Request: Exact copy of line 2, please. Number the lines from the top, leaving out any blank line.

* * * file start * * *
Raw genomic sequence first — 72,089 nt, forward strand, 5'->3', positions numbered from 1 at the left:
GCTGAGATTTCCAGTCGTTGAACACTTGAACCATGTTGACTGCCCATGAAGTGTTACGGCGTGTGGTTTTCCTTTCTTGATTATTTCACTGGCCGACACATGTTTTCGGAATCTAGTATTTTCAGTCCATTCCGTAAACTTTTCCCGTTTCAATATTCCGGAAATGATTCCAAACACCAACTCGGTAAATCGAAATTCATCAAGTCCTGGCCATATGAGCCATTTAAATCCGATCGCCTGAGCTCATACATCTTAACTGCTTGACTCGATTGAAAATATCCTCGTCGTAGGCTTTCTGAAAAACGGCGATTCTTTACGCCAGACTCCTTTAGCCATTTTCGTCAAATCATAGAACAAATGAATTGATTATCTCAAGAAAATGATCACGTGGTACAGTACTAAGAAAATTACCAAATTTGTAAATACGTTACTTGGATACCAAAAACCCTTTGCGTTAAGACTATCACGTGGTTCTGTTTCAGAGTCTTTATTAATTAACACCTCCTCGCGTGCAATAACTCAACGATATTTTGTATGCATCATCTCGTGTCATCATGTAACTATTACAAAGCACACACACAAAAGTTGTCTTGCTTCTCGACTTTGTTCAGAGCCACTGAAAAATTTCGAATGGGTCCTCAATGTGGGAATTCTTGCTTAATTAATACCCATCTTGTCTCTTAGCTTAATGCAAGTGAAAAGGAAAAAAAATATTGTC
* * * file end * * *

GCTGAGATTTCCAGTCGTTGAACACTTGAACCATGTTGACTGCCCATGAAGTGTTACGGCGTGTGGTTTTCCTTTCTTGATTATTTCACTGGCCGACACATGTTTTCGGAATCTAGTATTTTCAGTCCATTCCGTAAACTTTTCCCGTTTCAATATTCCGGAAATGATTCCAAACACCAACTCGGTAAATCGAAATTCATCAAGTCCTGGCCATATGAGCCATTTAAATCCGATCGCCTGAGCTCATACATCTTAACTGCTTGACTCGATTGAAAATATCCTCGTCGTAGGCTTTCTGAAAAACGGCGATTCTTTACGCCAGACTCCTTTAGCCATTTTCGTCAAATCATAGAACAAATGAATTGATTATCTCAAGAAAATGATCACGTGGTACAGTACTAAGAAAATTACCAAATTTGTAAATACGTTACTTGGATACCAAAAACCCTTTGCGTTAAGACTATCACGTGGTTCTGTTTCAGAGTCTTTATTAATTAACACCTCCTCGCGTGCAATAACTCAACGATATTTTGTATGCATCATCTCGTGTCATCATGTAACTATTACAAAGCACACACACAAAAGTTGTCTTGCTTCTCGACTTTGTTCAGAGCCACTGAAAAATTTCGAATGGGTCCTCAATGTGGGAATTCTTGCTTAATTAATACCCATCTTGTCTCTTAGCTTAATGCAAGTGAAAAGGAAAAAAAATATTGTC